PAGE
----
What Is Software, and Why Do We Care?
By David Alan Grier
 

abstract illustration of software and dataI’ve never viewed software as a controversial idea any more than I’ve considered wheels to be controversial. Wheels are simple things. They have an axle and a rim, and are useful for many things. Software is a little more complicated but is little more than a list of instructions. Yet it doesn’t take much searching to discover engineers who don’t view software the same way that software developers view it. Indeed, there are many mechanical and electrical engineers who will freely claim that software should not be left in the hands of software developers. They argue that the field of software engineering does not properly engineer software. If we ever want truly good software, we should take it away from the people who claim the title of “software engineers” and put it in the hands of people who are properly trained as engineers, such as electrical or mechanical or even civil engineers.

This argument, which I have come to call the “Engineer’s Complaint,” comes in part from the competition of engineering disciplines. Members of every engineering field can feel that their specialty should have dominance over the others. Electrical engineers point to their creation of power and communications grids and claim that they have been the innovative force of the last 70 years. Mechanical engineers claim that electrical engineers could not create or utilize power without mechanical devices. Civil engineers note that they are the oldest branch of the field and have made their mark on the actual landscape of the earth. Members of all three fields view software engineering as an upstart and have made it a target for their criticism.

Also, the origins of the Engineer’s Complaint can be traced to how software has infiltrated and altered all forms of engineering. Software has replaced the analog control circuits of electrical engineering with programs. It has destroyed the field of linkage design in mechanical engineering and encouraged the designers in that field to make devices out of independent motors and digital controllers. By forcing design programs into the tasks of creating buildings, bridges, and roads, it has taken power away from the civil engineer and put it into the hands of architects and designers.

However, one cause of the Engineer’s Complaint might be the fact that software is not the same kind of artifact that is found in the other engineering disciplines. Software is best considered as a part of work. Traditionally, work is defined as the combination of capital and labor. That definition, however, misses a key point. It fails to account for the knowledge that work requires. If we are creating work, we need to know how to do something, we need to train workers to use tools, we need to organize workers so that they work well together. Prior to the Industrial Revolution, this knowledge was generally held by the workers. They knew how to make things. They knew how to use tools and would teach these skills to their children. They organized themselves and decided who was to do what task.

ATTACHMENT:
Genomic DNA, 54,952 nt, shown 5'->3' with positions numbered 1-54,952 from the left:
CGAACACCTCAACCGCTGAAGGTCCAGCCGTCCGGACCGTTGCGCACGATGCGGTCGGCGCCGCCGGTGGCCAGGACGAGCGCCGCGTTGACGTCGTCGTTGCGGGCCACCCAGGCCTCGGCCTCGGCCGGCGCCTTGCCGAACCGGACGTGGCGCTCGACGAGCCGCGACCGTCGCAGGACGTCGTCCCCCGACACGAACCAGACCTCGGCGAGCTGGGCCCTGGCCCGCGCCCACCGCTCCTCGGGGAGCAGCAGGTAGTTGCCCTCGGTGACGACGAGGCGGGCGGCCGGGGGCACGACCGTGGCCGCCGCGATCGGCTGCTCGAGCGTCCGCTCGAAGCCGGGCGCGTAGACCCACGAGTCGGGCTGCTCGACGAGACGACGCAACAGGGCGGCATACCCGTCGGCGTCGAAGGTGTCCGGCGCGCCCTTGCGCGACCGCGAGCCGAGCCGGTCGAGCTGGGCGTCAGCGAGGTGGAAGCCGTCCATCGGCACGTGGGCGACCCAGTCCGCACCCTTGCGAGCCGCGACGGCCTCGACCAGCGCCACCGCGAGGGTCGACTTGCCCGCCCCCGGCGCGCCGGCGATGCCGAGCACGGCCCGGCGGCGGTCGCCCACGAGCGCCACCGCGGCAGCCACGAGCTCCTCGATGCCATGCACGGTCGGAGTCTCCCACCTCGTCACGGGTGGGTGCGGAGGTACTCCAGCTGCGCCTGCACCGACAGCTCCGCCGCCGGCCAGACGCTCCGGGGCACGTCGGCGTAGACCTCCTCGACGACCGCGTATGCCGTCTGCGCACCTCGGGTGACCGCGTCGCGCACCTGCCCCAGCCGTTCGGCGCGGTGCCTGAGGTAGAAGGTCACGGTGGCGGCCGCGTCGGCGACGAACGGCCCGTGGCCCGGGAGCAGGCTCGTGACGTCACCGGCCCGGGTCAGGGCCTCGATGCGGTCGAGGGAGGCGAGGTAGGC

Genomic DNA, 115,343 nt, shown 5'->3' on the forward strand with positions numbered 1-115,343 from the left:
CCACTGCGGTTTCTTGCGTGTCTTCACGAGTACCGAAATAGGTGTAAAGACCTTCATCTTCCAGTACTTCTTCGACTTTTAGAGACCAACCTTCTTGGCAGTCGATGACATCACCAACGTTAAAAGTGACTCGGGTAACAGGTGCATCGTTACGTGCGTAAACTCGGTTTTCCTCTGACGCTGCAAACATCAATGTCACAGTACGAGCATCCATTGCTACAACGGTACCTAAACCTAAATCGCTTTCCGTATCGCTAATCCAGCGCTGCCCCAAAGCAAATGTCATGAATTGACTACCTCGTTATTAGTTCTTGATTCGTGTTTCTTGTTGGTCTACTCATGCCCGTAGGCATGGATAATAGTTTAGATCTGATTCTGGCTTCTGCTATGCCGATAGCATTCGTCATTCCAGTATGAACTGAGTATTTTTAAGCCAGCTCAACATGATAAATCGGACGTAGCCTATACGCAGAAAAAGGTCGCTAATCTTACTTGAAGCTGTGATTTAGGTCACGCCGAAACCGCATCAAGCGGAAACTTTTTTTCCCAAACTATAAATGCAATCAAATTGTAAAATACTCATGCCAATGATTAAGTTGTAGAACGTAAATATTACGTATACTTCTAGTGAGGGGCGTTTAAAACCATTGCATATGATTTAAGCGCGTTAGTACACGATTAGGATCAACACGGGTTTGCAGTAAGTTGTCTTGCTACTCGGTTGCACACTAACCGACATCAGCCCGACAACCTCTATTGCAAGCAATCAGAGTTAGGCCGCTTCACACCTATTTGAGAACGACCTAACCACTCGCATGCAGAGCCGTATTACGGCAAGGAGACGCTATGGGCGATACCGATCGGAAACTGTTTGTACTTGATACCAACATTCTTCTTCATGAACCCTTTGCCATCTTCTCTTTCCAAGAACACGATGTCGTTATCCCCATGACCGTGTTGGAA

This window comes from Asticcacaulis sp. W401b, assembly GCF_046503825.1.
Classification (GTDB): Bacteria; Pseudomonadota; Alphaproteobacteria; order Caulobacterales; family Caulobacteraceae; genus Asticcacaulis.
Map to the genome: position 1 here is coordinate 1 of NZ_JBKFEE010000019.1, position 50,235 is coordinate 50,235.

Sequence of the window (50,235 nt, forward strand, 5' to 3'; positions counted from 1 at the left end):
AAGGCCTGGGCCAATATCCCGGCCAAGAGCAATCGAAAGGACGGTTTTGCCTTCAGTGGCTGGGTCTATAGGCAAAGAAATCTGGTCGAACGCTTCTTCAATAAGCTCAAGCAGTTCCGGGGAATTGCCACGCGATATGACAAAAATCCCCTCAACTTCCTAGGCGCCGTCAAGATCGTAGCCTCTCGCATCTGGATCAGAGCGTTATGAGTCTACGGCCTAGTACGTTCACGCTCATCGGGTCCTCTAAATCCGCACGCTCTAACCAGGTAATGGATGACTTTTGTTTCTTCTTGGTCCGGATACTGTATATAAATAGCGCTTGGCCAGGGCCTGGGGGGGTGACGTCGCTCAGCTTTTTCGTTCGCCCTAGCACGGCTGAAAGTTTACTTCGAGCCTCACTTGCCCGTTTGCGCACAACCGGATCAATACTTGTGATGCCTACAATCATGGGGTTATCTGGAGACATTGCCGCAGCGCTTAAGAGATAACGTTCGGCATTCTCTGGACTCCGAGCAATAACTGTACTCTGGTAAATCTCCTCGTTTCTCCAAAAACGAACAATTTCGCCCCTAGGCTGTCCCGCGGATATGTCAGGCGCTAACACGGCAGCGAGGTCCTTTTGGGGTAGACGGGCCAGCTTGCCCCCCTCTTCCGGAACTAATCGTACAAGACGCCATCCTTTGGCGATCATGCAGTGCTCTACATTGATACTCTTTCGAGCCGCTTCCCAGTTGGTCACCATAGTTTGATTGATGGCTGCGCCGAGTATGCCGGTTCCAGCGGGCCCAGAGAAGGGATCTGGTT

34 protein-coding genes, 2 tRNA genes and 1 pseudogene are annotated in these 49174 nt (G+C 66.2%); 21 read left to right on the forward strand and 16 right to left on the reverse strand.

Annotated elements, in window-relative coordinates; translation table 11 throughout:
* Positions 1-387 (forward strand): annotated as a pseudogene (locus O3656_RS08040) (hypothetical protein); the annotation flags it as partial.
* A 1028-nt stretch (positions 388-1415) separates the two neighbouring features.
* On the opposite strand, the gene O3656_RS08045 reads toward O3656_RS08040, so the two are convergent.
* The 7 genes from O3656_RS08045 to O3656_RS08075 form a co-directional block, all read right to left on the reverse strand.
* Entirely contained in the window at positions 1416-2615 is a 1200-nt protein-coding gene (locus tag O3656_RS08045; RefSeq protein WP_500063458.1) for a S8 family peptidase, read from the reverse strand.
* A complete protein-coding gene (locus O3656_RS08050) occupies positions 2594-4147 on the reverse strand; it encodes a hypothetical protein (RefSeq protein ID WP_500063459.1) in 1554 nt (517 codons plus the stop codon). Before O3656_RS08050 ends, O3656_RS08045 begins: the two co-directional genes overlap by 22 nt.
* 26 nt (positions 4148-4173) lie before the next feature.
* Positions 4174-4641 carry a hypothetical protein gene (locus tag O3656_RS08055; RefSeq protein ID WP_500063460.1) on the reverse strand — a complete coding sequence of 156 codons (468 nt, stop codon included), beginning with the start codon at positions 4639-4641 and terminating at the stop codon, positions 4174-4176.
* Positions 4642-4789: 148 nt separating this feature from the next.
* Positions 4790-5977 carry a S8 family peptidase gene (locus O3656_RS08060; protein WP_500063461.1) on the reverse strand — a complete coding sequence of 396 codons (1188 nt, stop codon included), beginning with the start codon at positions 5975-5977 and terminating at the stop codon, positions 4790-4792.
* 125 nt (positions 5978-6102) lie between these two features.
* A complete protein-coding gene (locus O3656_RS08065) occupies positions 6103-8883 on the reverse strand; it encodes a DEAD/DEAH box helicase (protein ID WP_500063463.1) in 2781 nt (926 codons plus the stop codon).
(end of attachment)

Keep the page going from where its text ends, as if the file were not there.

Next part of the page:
Before the Industrial Revolution, workers tended to hold knowledge in an informal way. They described processes in stories or poems. They used work-songs to coordinate labor. This early literature does have some examples of more formal ways of planning work. We can find early plans for buildings and lists of instructions for creating weapons. However, few people started thinking about work knowledge in a systematic way, at least in Europe, before about 1755.

With the start of the Industrial Revolution, people started preparing lists of instructions for industry in about 1800. One of the more famous examples of this work was done at the Springfield Armory in the US. This factory manufactured weapons for the US Army. In about 1798, it began to develop a process to create identical versions of guns—guns with replaceable parts. They wanted to be able to take a part from one gun, exchange it with the same part in another, and have both weapons work. This was not possible with the existing manufacturing methods.

When people started thinking about calculation, they naturally turned to the kinds of instructions that had been produced for factories. In 1831, Charles Babbage, for example, described his first computing machine in a book called On the Economy of Machines and Manufactures. In the 1940s, the pioneers of electronic computing also drew from the manufacturing literature to describe the work of programming. Indeed, they drew the word “programming” from industrial engineering. To industrial engineers, a program was the plan and instructions for a day of work.

The Industrial Revolution not only created a formal way of recording the knowledge we needed to run a plant, it also gave that knowledge a new owner. These formal instructions for creating objects were owned not by the individual workers but by the factory owners. These owners decided what should be made and how. In much the same way, we now have people who own programs, decide which programs they want to use, and get their computers to run those programs.